PhD Oral Exam - Kerry McElroy, Humanities
Class Acts: A Sociocultural History of Women, Labour, and Migration in Hollywood
This event is free
School of Graduate Studies
When studying for a doctoral degree (PhD), candidates submit a thesis that provides a critical review of the current state of knowledge of the thesis subject as well as the student’s own contributions to the subject. The distinguishing criterion of doctoral graduate research is a significant and original contribution to knowledge.
Once accepted, the candidate presents the thesis orally. This oral exam is open to the public.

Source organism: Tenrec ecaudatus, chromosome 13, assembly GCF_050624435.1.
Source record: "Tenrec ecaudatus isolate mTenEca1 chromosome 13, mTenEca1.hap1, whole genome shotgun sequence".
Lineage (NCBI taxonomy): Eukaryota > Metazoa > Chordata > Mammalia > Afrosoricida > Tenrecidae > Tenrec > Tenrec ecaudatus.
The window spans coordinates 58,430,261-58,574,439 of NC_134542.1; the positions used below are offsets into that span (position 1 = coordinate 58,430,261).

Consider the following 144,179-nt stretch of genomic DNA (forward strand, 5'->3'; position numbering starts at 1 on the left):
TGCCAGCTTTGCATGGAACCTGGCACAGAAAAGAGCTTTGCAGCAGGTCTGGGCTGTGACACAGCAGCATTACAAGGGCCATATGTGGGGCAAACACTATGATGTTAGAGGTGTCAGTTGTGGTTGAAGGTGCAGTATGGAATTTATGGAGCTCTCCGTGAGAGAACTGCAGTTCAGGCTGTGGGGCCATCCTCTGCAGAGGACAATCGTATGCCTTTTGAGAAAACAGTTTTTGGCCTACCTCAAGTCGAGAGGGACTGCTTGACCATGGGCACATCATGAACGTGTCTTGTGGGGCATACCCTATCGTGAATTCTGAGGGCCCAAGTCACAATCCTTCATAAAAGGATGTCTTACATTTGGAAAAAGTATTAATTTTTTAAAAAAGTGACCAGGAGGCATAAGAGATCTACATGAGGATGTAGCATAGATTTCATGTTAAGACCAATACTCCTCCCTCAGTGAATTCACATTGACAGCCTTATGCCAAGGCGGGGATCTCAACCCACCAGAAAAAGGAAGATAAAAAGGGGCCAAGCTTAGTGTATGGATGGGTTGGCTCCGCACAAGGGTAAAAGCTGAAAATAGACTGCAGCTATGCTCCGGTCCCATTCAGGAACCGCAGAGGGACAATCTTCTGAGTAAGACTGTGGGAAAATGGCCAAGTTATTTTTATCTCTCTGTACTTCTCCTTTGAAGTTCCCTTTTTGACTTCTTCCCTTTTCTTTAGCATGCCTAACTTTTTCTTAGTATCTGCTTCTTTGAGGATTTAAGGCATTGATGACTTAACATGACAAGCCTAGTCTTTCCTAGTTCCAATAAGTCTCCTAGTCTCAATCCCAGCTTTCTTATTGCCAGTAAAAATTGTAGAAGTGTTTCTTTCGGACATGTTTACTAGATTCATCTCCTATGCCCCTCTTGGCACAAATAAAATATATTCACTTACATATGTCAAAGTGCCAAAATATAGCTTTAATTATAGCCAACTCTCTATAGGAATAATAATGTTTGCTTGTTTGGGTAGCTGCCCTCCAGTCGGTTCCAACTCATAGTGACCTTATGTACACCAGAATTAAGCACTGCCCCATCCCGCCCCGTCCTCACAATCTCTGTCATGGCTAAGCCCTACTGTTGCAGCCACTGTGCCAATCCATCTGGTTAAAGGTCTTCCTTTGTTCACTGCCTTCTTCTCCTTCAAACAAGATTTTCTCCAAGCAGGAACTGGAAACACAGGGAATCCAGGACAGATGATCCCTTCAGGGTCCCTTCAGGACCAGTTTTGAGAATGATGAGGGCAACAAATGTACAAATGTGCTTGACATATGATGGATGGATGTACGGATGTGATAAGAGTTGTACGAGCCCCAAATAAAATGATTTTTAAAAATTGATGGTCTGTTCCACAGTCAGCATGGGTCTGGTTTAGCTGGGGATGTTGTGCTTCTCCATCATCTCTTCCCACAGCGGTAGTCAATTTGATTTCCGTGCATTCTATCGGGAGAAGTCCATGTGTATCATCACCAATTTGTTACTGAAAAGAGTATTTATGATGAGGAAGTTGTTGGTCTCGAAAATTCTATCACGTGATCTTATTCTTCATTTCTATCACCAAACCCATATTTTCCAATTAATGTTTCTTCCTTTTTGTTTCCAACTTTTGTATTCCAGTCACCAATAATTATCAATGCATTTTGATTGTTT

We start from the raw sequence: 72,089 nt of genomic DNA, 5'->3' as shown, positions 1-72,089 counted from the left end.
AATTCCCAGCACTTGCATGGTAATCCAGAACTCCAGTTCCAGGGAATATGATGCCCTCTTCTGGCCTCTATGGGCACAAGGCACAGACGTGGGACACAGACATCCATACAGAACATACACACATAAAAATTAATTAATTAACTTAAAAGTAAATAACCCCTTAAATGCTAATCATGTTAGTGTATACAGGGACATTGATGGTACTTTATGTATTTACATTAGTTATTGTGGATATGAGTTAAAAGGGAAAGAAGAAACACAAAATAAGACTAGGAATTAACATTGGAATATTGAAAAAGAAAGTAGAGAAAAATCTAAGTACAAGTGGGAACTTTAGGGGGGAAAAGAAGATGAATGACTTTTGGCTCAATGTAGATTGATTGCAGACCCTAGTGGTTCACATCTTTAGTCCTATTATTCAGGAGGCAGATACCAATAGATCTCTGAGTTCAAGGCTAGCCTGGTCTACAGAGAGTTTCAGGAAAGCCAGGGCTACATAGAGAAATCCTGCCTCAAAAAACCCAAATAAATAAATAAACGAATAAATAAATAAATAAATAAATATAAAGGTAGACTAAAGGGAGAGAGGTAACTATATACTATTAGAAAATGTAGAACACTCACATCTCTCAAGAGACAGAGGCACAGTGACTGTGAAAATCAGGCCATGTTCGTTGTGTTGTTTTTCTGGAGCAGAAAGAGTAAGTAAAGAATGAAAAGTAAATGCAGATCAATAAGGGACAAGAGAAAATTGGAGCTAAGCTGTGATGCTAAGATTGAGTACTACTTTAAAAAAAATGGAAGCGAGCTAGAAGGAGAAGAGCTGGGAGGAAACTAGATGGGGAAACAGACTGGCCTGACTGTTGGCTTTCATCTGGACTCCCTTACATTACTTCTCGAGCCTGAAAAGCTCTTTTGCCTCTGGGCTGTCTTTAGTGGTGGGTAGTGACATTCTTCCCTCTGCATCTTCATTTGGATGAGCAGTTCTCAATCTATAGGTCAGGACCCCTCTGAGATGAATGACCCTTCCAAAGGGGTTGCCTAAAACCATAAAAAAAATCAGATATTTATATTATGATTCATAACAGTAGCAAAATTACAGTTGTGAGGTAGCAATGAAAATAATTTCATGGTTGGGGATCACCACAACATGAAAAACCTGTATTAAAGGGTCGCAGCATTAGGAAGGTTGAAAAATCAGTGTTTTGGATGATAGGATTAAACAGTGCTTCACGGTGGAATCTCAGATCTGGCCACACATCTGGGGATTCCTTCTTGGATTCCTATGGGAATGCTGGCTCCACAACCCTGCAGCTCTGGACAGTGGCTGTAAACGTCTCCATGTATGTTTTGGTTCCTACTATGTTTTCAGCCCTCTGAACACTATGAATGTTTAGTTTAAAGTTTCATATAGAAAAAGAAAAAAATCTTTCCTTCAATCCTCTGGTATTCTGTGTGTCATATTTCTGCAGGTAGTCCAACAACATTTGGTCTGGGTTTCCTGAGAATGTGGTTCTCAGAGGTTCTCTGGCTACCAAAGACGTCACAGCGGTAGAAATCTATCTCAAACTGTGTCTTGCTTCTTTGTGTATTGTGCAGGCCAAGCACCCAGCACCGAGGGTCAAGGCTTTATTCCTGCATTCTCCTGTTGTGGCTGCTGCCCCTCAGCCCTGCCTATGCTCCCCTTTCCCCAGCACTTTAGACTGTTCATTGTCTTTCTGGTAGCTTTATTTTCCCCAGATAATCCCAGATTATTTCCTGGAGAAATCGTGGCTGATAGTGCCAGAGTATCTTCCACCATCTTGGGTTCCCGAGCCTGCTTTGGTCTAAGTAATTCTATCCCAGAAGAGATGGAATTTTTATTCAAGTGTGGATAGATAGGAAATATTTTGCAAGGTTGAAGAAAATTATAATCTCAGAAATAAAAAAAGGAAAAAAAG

This project takes a gender-specific and sociological approach to the figure of the actress in Hollywood. Steeped in interdisciplinarity, it draws on cultural history, sociology, anthropology, performance studies, psychology, and feminist theory. The overall purpose is to examine Hollywood as a classed sociocultural system based on labor and sexual exploitation. The project begins with a survey of class within American culture, querying its place in the American Dream and in westward migration. From such a vantage point, the study asserts that women functioned as second-class citizens within the economic and social structure of the studios. The star system, which reflects Hollywood's hierarchical, male-centred organization, offered many actresses aspirational careers through the illusion of glamour, while in reality offering them ephemeral careers and exploitative labour conditions. Within such a conceptualisation of women as a class, the mistreatments of women who were star actresses are spotlighted, while also clearly situating them upon a continuum of misogyny and precarity with women screenwriters, extras, and other employees. The project depends heavily on primary sources and includes testimonies from actresses and other women in Hollywood, especially found in memoirs and interviews. Such first-person accounts bolster the argument that within classical Hollywood, glamour and publicity served as twin cudgels of industrial and social control, working under management corruption, criminality, and sexual abuse. Within this context, the studios established an authoritarian and dehumanised working space for women, obscured by star discourse and publicity, and prone to all manner of abuse, exploitation, and disappearance. Finally, the project closes by raising questions of ethical imperatives towards historiographic justice, asserting that if the change sought by MeToo/Time's Up since 2017 is to solidify, the precise historical roots of today's system must be reckoned with first.